Losing Sight No. 2

Car and trucks approach from my left.
I see a dip in each roof:
A red Honda, a yellow Morris, a white Taurus,
Even a huge tractor-trailer.
As traffic slowly passes on the street
I watch from my table
In Starbucks’ sidewalk café.
As each car or truck crawls or lumbers
directly before me
I see its roof. become level until
Slowly moving past me, to my right,
each roof collapses on its left,
And bulges on its right as if inside
Even the Morris were nine clowns or maybe more
Planning to debark in the center ring
Under the tent of a very large circus.

In a Volvo on the Capitol Beltway
I ask my friend, who is driving,
Whether the spires on the monumental
Mormon temple ahead on the right
Are straight or wavy.
She takes her eyes off the road for a second,
Looks at me in the shotgun seat
And says “Straight, of course.”
They look wavy to me, I tell her.
I have lost sight of the world of straight lines,
The verticals, horizontals, and angular corners.
You would not want me as your
Engineer or architect.
But if your view of the world
Is too straight and narrow,
And you’re looking for wild and wavy lines
I am your woman.
An Ambler grid—a small sheet of graph paper—
Is used to detect eye damage—macular degeneration.
Wavy lines are the sign.
Another sign: when cars compress
And the whole world looks like a circus.

Marguerite Beck-Rex –
July 2010


About inkpaintwords

A feminist writer and artist with a penchant for all things French, living in Washington DC. My love of language led me, indirectly, to my pleasure in gardening, drawing and watercolor. It began with a book, a collection of New Yorker garden columns by Katherine White, wife of its founding editor E.B.White. Her enthusiastic appraisal of the literary merit of various garden catalogs led me to collect and keep her favorites as well as to hoard with them some more recently-emerged seed, bulb and seed catalogs. The beautiful catalogs inspired me to little by little turn our entire front lawn (our home had a wooded ravine close behind) into a garden. That grew into a lovely site with two simple arches, a gliding bench on a little sitting patio and modest slate paths winding through beds of shade lovers and whatever plants supposedly in need of full sun that I could manage to coax into colorful healthy bloom. A curiosity about color and color theory emerged as I became keenly interested in impressionist painters; that interest merged in some way with my urge to garden. I acquired more than one book about Monet’s garden and gardens of other impressionist painters, both French and American. One day I picked up a magazine for painters, and found inside an article about a painter I’d known. Among examples of her splendid watercolor paintings was her watercolor of her garden at that time. Suddenly I could think of nothing more exciting than painting my garden. I enrolled in her watercolor class in The Art League in Alexandria, VA. The influence that the collection of Katherine White’s columns about the literary merits of certain garden catalogs has had on my life has come full now. Ink, Paint & Words combines what has become an obsession with drawing and watercolor with my passion for language. Yes, I still garden. A table full of blooming potted plants sits on my apartment patio, backed by an ivy covered fence with park trees behind. My patio, and my larger environment of Washington DC, together provides wonderful vistas for drawing and painting. For a number of years annual trips to France gave me and my companions extravagantly colorful panoramas and charming tableaux for brush and pen. And yes, now I’ve painted in Monet’s gardens several times. But that, as they say, is another story.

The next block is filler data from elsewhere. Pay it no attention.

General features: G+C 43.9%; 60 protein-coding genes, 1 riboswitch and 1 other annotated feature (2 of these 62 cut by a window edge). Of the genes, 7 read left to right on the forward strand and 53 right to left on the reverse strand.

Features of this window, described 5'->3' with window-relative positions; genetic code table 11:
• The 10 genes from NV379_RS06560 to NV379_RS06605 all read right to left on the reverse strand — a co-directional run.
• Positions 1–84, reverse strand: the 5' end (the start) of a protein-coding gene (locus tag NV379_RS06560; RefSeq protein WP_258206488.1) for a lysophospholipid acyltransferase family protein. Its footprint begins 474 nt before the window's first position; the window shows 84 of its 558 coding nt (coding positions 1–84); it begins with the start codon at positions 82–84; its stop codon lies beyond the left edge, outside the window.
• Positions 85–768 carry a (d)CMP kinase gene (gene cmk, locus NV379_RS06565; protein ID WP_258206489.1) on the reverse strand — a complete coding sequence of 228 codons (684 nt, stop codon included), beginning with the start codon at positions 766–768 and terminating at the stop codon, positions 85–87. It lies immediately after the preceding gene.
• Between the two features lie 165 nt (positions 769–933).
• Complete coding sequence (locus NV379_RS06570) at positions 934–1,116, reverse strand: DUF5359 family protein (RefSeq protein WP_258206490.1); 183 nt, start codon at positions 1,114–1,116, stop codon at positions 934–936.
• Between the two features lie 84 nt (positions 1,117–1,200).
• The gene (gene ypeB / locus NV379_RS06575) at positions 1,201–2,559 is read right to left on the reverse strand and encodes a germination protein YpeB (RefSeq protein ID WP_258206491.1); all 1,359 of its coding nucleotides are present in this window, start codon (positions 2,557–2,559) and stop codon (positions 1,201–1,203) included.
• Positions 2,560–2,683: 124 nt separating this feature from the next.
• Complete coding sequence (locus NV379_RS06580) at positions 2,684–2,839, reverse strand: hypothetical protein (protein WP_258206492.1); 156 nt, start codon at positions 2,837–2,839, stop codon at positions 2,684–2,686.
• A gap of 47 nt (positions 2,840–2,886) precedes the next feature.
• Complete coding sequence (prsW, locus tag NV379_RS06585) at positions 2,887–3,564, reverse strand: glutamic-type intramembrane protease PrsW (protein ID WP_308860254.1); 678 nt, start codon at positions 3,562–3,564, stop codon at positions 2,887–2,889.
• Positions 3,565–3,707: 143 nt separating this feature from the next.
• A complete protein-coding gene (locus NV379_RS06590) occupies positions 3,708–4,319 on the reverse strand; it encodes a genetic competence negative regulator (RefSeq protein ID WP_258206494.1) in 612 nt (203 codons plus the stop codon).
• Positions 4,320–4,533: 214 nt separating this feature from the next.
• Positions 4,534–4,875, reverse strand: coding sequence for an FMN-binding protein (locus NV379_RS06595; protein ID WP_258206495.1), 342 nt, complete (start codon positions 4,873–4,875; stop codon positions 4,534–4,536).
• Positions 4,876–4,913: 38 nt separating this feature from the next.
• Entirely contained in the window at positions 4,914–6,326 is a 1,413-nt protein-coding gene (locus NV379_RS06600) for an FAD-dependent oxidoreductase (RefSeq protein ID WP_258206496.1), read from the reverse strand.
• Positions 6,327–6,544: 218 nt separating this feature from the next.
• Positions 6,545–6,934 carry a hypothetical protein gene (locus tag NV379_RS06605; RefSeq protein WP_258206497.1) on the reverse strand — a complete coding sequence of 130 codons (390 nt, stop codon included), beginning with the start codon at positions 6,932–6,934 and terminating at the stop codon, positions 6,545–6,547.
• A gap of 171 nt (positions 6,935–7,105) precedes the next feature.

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2 Responses to Losing Sight No. 2

  1. patrisearts says:

    if your view of the world
    Is too straight and narrow,
    And you’re looking for wild and wavy lines
    I am your woman.

    beautiful! touching, scary, sweet and wry.
    beautiful work, my friend!

  2. Pingback: Poet, Feminist, Francophile, Painter: Marguerite Beck-Rex « Art, Spirit, Nature

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